Just a piece about rejection therapy I did yesterday on the subway. The language might be a bit hyperbolic, but I was kind of on-edge last night. It seemed like it might be a fun story, I want to get better at writing, and gooey self-disclosure seems to be in vogue, so I posted it. If you don't like reading about feelings, then don't continue.

Hope you enjoy,


I felt electric. It was as if my blood was made up of cool and charged water, chilling my bones as it energized my flesh, making me feel like at any moment my body could snap into doing something else. I got out of my seat, and lurched over to one of the hand holds in front of me. Reflecting, I decided that I would be in a more central position if I stood in front of the exit door, and my body swayed over there.

My head was a bit foggy, but my path was clear. The outside world or my thoughts were racing by, but I could couldn't tell which. The girl who had glanced at me while I was sitting down looked up. I noticed a few other eyes glancing up towards me while I was walking, and felt like I was at risk for shattering into a bunch of pieces. I was ready for anything, but there was only one thing I was thinking of doing.

“Excuse me.

“This probably sounds kind of creepy.

“But would anyone like to have a conversation?”

The train stopped moving.

I intended to look around, but I'm not convinced that I actually did. I wanted to have some time to see other people's reactions, but as far I can tell, I could only look at an oblique angle through the window that was above where I was sitting when I was reading.

I had actually expected someone to say yes. I looked around expectantly to the side of people who did not fit my demographic expectations of a person who would actually say yes. A few went back to their distractions.

“Okay, no problem. Bye then.”

I semi-purposefully turned around and walked off the train. My legs were shaking in the way they did back when I was scared of public speaking, my knees feeling like rounding errors in their control code was threatening to make them send my shin in all sorts of nasty directions, while the tensed muscles in my leg seemed to hold it all together. The world did not end. Weird.

I felt like throwing up. Luckily, the sensation was blocked in my chest by a collision with some coldhot coming from my arms. They seemed to be really in control. My chest just felt sort of warm.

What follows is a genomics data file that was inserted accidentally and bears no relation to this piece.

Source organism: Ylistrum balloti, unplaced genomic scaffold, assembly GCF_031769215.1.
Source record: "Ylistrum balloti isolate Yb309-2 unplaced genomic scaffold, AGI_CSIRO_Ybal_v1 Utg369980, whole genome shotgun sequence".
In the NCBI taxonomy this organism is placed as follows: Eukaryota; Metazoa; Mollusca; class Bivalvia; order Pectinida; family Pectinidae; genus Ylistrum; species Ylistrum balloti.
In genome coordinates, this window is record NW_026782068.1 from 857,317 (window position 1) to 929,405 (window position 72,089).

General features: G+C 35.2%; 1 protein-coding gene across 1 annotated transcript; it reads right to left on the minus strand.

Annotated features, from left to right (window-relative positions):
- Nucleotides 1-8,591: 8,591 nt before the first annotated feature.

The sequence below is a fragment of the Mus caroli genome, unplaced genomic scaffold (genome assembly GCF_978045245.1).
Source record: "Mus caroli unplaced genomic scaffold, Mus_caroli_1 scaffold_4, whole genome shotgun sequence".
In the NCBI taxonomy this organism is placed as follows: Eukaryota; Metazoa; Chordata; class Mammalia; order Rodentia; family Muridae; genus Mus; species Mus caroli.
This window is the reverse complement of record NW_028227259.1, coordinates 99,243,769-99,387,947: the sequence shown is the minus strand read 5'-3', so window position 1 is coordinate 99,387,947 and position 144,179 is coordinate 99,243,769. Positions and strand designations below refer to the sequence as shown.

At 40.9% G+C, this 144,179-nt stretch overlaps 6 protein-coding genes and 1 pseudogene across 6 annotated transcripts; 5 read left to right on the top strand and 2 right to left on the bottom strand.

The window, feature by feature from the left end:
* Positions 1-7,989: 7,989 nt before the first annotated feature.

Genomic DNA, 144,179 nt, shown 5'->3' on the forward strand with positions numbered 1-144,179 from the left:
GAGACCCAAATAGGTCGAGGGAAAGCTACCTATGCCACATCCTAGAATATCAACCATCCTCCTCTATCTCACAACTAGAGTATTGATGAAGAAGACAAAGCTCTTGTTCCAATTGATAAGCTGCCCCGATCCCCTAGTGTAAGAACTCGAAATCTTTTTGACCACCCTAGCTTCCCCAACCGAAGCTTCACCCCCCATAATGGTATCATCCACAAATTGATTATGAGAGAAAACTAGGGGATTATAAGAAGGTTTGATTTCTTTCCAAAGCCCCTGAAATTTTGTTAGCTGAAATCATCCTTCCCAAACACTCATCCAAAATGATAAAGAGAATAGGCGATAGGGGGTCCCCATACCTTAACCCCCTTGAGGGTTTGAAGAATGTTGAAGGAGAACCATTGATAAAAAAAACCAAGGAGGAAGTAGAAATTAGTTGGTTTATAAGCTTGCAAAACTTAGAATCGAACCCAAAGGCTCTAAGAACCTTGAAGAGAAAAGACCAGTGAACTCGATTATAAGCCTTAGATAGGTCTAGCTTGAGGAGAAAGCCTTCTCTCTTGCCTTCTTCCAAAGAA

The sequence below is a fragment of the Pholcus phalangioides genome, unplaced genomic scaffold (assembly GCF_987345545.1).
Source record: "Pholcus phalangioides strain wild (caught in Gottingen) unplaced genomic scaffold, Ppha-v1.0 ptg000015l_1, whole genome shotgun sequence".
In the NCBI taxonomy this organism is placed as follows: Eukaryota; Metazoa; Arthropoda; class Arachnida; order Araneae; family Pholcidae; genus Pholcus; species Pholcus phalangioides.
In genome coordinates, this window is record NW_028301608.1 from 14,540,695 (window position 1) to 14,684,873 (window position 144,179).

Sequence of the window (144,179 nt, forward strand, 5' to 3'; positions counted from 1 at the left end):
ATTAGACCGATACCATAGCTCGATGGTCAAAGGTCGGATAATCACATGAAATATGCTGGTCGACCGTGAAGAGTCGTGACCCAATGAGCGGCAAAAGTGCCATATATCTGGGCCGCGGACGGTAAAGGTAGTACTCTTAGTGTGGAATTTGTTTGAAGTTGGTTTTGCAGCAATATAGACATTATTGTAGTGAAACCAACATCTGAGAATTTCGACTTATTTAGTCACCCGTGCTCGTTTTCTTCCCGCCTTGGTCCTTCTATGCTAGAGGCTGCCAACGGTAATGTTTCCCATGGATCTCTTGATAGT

A horde of thoughts about what I could have done differently accosted me. “You should've focused on individuals, made direct eye contact no that would be creepy”, “Why did you do this on a metro? People don't talk to other people here, just go to UMD or a party or something and you'll win so hard”, “I know you're proud that you actually followed through, but you should actually think at all beforehand to increase the probability of success”, "Come on it wasn't even that big of a deal, you just said something weird to about 15 people at once, I bet most of them didn't hear you anyway". I thanked them for their contribution, and dismissed them.

My heart sank a little, but not as much as my first rejection. My pride caught it -- I had done exactly what I had intended to do.

I glanced around the terminal and smiled at a few maintenance workers. I sat down and pulled out my kindle.

It was quite the rejection.

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4 comments, sorted by Click to highlight new comments since: Today at 4:26 PM

I love rejection therapy. That's one of the few exercises that has fast immediate tangible results on your social outlook, and it's just pure fun!

Upvoted for doing something difficult because you believed it would benefit you. Congratulations!

Out of curiosity -- what would you do if you "lucked" into choosing the car with either a crazy or an excessively trusting individual on it and they accepted your proposal?

On reflection, if I was on the metro and someone boarded and did what you did, I would probably put P(rejection therapy) > P(crazy person) and be inclined to accept the offer out of a general contrarian streak.

I would have talked to them and tried to practice NVC.

Also ask why they said yes.